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Assistive Technology Strategies and Solutions for People with Degenerative Neurological Disorders Unlocking the Mind PowerPoint Presentation
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Assistive Technology Strategies and Solutions for People with Degenerative Neurological Disorders Unlocking the Mind

Assistive Technology Strategies and Solutions for People with Degenerative Neurological Disorders Unlocking the Mind

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Assistive Technology Strategies and Solutions for People with Degenerative Neurological Disorders Unlocking the Mind

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  1. Assistive Technology Strategies and Solutions for People with Degenerative Neurological DisordersUnlocking the Mind with the Keys of Understanding! Carolyn P. Phillips & Liz Persaud Tools for Life Georgia Assistive Technology Program phone: 404-638-0390 email: carolynpphillips@mindspring.com email: lizpersaud@mindspring.com www.gatfl.org

  2. ° AGENDA • Define & Explore the degenerative neurological disease (DND) process: • Considering AT & matching individuals with AT • Success Stories

  3. “Technology gives me hope & I need a lot of Hope!" ~ Earnistine

  4. Categories of Acquired Disabilities Permanent - stable • Spinal Cord Injuries  • Traumatic Brain Injuries (TBI) • Cerebrovascular Accidents (CVA/Stroke) Permanent - degenerative • Amyotrophic Lateral Sclerosis (ALS)* • Multiple Sclerosis (MS) * • Parkinson’s Disease   • Alzheimer’s Disease  • Huntington's chorea (HD)*  • Acquired Immune Deficiency Syndrome (AIDS)   • Friedreich's Ataxia

  5. Cognition • The act or process of knowing or being aware of thoughts or perceptions; the various thinking skills and processes are considered cognitive skills. • Cognitive Ability - Intellectual ability; thinking and reasoning skills. • Cognitive Limitation - Difficulty with one or more of the basic functions of the brain: perception, memory, expression and processing skills.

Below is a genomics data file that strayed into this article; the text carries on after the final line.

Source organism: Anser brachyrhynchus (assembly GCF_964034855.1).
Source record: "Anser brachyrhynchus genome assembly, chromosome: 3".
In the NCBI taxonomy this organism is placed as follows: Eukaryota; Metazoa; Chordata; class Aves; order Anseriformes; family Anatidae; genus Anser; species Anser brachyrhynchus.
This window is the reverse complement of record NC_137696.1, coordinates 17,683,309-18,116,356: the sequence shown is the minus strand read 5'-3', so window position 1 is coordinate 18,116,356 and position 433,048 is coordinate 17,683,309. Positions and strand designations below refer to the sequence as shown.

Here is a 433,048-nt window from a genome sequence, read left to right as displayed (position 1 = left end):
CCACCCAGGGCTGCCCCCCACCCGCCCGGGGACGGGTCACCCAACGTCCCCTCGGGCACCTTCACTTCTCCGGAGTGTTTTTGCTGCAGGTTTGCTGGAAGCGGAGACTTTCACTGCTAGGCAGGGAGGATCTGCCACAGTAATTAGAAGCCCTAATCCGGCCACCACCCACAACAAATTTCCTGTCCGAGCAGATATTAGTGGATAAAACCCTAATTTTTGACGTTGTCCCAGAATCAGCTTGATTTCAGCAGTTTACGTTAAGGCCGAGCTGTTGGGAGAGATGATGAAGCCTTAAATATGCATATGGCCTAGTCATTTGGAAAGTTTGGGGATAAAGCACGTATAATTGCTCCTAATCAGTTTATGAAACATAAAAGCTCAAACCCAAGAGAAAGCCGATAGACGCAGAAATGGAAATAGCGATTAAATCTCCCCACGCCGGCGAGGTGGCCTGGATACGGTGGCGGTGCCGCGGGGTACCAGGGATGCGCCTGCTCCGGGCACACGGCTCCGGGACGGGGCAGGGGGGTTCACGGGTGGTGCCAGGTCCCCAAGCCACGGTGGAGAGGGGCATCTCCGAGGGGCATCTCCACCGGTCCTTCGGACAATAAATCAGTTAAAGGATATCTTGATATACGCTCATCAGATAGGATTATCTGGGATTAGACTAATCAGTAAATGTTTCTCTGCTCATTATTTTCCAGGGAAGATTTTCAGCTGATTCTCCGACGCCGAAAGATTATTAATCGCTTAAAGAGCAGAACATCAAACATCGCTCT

6. What is Huntington’s Disease? • Huntington's Disease (HD) is a devastating, degenerative brain disorder for which there is, at present, no effective treatment or cure. HD slowly diminishes the affected individual's ability to walk, think, talk and reason. Eventually, the person with HD becomes totally dependent upon others for his or her care. Huntington's Disease profoundly affects the lives of entire families: emotionally, socially and economically. This hereditary disorder in 1872, HD is now recognized as one of the more common genetic disorders. More than a quarter of a million Americans have HD (40,000) or are "at risk" of inheriting the disease from an affected parent. HD affects as many people as Hemophilia, Cystic Fibrosis or muscular dystrophy.

  7. What is a Spinal Cord Injury? • Spinal Cord Injury (SCI) is damage to the spinal cord that results in a loss of function such as mobility or feeling. Frequent causes of damage are trauma (car accident, gunshot,  falls, etc.) or disease (polio, spina bifida, Friedreich's Ataxia, etc.). The spinal cord does not have to be severed in order for a loss of functioning to occur. In fact, in most people with SCI, the spinal cord is intact, but the damage to it results in loss of functioning. SCI is very different from back injuries such as ruptured disks, spinal stenosis or pinched nerves. • A person can "break their back or neck" yet not sustain a spinal cord injury if only the bones around the spinal cord (the vertebrae) are damaged, but the spinal cord is not affected. In these situations, the individual may not experience paralysis after the bones are stabilized. http://www.spinalinjury.net/

  8. Stages & Symptoms for HD • Early Stage - Symptoms of Huntington's Disease may affect cognitive ability or mobility and include depression, mood swings, forgetfulness, clumsiness, involuntary twitching and lack of coordination. • Mid-Stage - As the disease progresses, concentration and short-term memory diminish andinvoluntary movements of the head, trunk and limbs increase. The most common involuntary movement is chorea*. Walking, speaking and swallowing abilities deteriorate. • Late Stage - Eventually the person is unable to care for him or herself. Death follows from complications such as choking, infection or heart failure. • – info gathered from HDSA

  9. More info about HD & HOPE! • HD typically begins in mid-life, between the ages of 30 and 45, though onset may occur as early as the age of 2. Children who develop the juvenile form of the disease rarely live to adulthood. HD affects males and females equally and crosses all ethnic and racial boundaries. Each child of a person with HD has a 50/50 chance of inheriting the fatal gene. Everyone who carries the gene will develop the disease. • In 1993, the HD gene was isolated and a direct genetic test developed which can accurately determine whether a person carries the HD gene. The test cannot predict when symptoms will begin. However, in the absence of a cure, some individuals "at risk" elect not to take the test.